Do not stop taking ADENURIC without the advice of your doctor even if you feel better. If you stop taking ADENURIC your uric acid levels may begin to rise and your symptoms may worsen due to the formation of new crystals of urate in and around your joints and kidneys.

If you have any further questions on the use of this medicine, ask your doctor or pharmacist.

4. Possible side effects

Like all medicines, this medicine can cause side effects, although not everybody gets them.

Stop taking this medicine and contact your doctor immediately or go to an emergency department nearby if the following rare (may affect up to 1 in 1,000 people) side effects occur, because a serious allergic reaction might follow:

  • anaphylactic reactions, drug hypersensitivity (see also section 2 “Warnings and precautions”)
  • potentially life-threatening skin rashes characterised by formation of blisters and shedding of the skin and inner surfaces of body cavities, e.g. mouth and genitals, painful ulcers in the mouth and/or genital areas, accompanied by fever, sore throat and fatigue (Stevens- Johnson Syndrome/ Toxic Epidermal Necrolysis), or by enlarged lymph nodes, liver enlargement, hepatitis (up to liver failure), raising of the white-cells count in the blood (drug reaction with eosinophilia and systemic symptoms-DRESS) (see section 2)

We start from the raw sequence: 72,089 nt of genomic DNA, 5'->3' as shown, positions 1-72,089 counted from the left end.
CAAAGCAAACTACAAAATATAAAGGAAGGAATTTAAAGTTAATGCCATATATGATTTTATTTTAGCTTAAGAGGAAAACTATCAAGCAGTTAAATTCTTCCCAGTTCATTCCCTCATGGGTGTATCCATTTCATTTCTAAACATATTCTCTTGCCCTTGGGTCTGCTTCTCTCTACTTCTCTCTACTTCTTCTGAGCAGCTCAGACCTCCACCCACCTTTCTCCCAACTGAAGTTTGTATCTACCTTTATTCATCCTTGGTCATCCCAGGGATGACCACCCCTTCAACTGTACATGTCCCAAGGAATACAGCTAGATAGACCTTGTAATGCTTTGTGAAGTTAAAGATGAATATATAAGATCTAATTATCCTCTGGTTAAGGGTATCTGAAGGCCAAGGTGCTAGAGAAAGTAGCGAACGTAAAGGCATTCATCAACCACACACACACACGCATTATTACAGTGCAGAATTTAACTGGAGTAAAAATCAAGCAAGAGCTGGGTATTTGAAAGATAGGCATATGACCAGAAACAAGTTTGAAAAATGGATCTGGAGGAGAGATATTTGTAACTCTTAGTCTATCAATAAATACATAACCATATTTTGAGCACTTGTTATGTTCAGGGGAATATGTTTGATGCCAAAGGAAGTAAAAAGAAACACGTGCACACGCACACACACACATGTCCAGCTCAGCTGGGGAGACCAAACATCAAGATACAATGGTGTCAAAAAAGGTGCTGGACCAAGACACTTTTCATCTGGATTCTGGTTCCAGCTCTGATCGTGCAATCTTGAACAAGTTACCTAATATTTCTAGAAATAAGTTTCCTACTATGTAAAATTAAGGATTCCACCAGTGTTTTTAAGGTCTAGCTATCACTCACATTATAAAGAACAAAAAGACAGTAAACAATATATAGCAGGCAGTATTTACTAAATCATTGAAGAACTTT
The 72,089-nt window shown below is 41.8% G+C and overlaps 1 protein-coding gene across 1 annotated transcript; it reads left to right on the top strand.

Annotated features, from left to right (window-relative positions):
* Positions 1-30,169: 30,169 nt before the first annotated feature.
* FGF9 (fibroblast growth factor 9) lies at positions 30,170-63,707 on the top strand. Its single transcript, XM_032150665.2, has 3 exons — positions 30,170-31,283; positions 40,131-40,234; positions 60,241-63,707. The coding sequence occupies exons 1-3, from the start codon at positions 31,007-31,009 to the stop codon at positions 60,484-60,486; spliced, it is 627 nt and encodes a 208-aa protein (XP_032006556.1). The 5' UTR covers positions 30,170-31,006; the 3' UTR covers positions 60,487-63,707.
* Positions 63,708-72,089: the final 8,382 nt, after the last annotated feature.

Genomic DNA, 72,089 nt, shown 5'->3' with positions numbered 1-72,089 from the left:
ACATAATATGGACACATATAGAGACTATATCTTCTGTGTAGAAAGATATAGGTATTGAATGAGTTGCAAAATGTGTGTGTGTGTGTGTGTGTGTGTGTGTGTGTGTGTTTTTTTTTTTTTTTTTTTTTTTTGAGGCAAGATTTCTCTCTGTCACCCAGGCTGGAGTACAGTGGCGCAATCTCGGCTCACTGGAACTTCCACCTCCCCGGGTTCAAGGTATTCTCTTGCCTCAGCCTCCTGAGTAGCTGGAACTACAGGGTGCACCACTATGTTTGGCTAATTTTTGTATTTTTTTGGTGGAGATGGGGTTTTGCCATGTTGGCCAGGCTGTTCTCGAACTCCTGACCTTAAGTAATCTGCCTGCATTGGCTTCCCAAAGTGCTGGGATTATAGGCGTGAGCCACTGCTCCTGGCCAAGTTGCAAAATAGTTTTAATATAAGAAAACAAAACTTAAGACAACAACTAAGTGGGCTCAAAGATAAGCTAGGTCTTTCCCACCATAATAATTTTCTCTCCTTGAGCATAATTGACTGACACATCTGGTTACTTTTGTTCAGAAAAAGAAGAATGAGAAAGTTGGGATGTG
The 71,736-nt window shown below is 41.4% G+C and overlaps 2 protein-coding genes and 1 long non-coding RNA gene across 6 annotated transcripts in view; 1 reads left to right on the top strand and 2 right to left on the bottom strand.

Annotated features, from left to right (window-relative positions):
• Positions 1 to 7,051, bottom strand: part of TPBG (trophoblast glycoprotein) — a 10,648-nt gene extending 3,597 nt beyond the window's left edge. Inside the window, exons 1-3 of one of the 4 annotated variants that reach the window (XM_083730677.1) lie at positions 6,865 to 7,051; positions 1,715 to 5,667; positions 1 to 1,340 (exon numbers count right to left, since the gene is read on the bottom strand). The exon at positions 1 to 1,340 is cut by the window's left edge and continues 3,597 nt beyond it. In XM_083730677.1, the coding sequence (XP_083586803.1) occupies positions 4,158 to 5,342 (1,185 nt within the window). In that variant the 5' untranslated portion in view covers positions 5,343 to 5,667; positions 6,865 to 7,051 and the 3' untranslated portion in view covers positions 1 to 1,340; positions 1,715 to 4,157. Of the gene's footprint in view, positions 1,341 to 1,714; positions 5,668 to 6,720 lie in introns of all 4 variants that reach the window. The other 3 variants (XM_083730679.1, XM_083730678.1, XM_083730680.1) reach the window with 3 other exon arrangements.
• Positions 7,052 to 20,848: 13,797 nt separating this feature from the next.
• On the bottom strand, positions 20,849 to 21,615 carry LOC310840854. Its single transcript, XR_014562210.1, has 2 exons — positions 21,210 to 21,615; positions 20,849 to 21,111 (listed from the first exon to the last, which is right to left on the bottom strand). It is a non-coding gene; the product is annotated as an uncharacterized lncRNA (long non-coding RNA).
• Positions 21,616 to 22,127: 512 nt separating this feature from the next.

• generalised skin rashes

The common side effects (may affect up to 1 in 10 people) are:

  • abnormal liver test results
  • diarrhoea
  • headache
  • rash (including various types of rash, please see below under “uncommon” and “rare” sections)
  • nausea
  • increase in gout symptoms
  • localised swelling due to retention of fluids in tissues (oedema)
  • dizziness
  • shortness of breath
  • itching
  • pain in extremity, pain/ache in muscles/joints,
  • fatigue

Other side effects which are not mentioned above are listed below.

Uncommon side effects (may affect up to 1 in 100 people) are:

  • decreased appetite, change in blood sugar levels (diabetes) of which a symptom may be excessive thirst, increased blood fat levels, weight increase
  • loss of sex drive
  • difficulty in sleeping, sleepiness
  • numbness, tingling, reduced or altered sensation (hypoesthesia, hemiparesis or paraesthesia), altered sense of taste, diminished sense of smell (hyposmia)
  • abnormal ECG heart tracing, irregular or rapid heartbeats, feeling your heart beat (palpitation)
  • hot flushes or flushing (e.g. redness of the face or neck), increased blood pressure, bleeding (hemorrhage, seen only in patients taking chemotherapy for blood disorders)
  • cough, chest discomfort or pain, inflammation of nasal passage and/or throat (upper respiratory tract infection), bronchitis, lower respiratory tract infection
  • dry mouth, abdominal pain/discomfort or wind, abdominal pain upper, heartburn/indigestion, constipation, more frequent passing of stools, vomiting, stomach discomfort